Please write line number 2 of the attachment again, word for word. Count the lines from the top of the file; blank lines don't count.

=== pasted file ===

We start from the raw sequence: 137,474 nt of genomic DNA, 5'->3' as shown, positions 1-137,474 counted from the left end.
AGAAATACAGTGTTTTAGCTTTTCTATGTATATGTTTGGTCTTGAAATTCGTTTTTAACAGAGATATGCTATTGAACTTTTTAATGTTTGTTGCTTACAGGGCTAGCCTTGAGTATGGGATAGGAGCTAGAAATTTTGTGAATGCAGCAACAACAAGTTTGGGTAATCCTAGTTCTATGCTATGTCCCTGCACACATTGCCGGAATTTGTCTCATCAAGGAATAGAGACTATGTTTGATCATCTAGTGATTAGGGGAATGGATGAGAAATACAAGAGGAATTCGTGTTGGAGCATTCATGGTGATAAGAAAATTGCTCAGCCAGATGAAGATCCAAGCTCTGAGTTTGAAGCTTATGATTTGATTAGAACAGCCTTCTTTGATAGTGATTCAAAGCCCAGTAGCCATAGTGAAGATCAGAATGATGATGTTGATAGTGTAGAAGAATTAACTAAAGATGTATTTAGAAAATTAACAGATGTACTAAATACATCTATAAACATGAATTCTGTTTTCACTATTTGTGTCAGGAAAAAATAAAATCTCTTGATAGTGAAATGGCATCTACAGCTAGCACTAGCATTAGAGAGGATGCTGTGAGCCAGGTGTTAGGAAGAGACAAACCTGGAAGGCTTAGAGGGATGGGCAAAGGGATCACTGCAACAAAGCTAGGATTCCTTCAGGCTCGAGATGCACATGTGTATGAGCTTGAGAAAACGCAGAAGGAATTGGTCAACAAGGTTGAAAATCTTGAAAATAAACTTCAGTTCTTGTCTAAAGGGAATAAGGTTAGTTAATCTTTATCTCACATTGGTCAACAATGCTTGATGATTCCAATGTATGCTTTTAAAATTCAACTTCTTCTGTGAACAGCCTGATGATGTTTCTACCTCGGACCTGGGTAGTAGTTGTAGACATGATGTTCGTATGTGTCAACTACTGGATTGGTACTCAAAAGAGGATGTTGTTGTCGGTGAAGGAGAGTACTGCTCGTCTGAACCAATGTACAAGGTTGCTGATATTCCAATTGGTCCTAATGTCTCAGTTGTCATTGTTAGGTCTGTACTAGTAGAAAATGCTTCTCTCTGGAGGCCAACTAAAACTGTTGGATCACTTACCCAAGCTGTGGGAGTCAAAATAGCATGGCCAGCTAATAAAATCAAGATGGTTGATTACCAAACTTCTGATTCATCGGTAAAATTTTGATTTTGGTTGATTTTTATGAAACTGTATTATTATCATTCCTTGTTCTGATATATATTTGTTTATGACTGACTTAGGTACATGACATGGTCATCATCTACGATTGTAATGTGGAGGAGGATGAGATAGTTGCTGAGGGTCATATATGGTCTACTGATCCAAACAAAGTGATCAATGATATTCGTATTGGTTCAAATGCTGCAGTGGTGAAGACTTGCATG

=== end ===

AGAAATACAGTGTTTTAGCTTTTCTATGTATATGTTTGGTCTTGAAATTCGTTTTTAACAGAGATATGCTATTGAACTTTTTAATGTTTGTTGCTTACAGGGCTAGCCTTGAGTATGGGATAGGAGCTAGAAATTTTGTGAATGCAGCAACAACAAGTTTGGGTAATCCTAGTTCTATGCTATGTCCCTGCACACATTGCCGGAATTTGTCTCATCAAGGAATAGAGACTATGTTTGATCATCTAGTGATTAGGGGAATGGATGAGAAATACAAGAGGAATTCGTGTTGGAGCATTCATGGTGATAAGAAAATTGCTCAGCCAGATGAAGATCCAAGCTCTGAGTTTGAAGCTTATGATTTGATTAGAACAGCCTTCTTTGATAGTGATTCAAAGCCCAGTAGCCATAGTGAAGATCAGAATGATGATGTTGATAGTGTAGAAGAATTAACTAAAGATGTATTTAGAAAATTAACAGATGTACTAAATACATCTATAAACATGAATTCTGTTTTCACTATTTGTGTCAGGAAAAAATAAAATCTCTTGATAGTGAAATGGCATCTACAGCTAGCACTAGCATTAGAGAGGATGCTGTGAGCCAGGTGTTAGGAAGAGACAAACCTGGAAGGCTTAGAGGGATGGGCAAAGGGATCACTGCAACAAAGCTAGGATTCCTTCAGGCTCGAGATGCACATGTGTATGAGCTTGAGAAAACGCAGAAGGAATTGGTCAACAAGGTTGAAAATCTTGAAAATAAACTTCAGTTCTTGTCTAAAGGGAATAAGGTTAGTTAATCTTTATCTCACATTGGTCAACAATGCTTGATGATTCCAATGTATGCTTTTAAAATTCAACTTCTTCTGTGAACAGCCTGATGATGTTTCTACCTCGGACCTGGGTAGTAGTTGTAGACATGATGTTCGTATGTGTCAACTACTGGATTGGTACTCAAAAGAGGATGTTGTTGTCGGTGAAGGAGAGTACTGCTCGTCTGAACCAATGTACAAGGTTGCTGATATTCCAATTGGTCCTAATGTCTCAGTTGTCATTGTTAGGTCTGTACTAGTAGAAAATGCTTCTCTCTGGAGGCCAACTAAAACTGTTGGATCACTTACCCAAGCTGTGGGAGTCAAAATAGCATGGCCAGCTAATAAAATCAAGATGGTTGATTACCAAACTTCTGATTCATCGGTAAAATTTTGATTTTGGTTGATTTTTATGAAACTGTATTATTATCATTCCTTGTTCTGATATATATTTGTTTATGACTGACTTAGGTACATGACATGGTCATCATCTACGATTGTAATGTGGAGGAGGATGAGATAGTTGCTGAGGGTCATATATGGTCTACTGATCCAAACAAAGTGATCAATGATATTCGTATTGGTTCAAATGCTGCAGTGGTGAAGACTTGCATG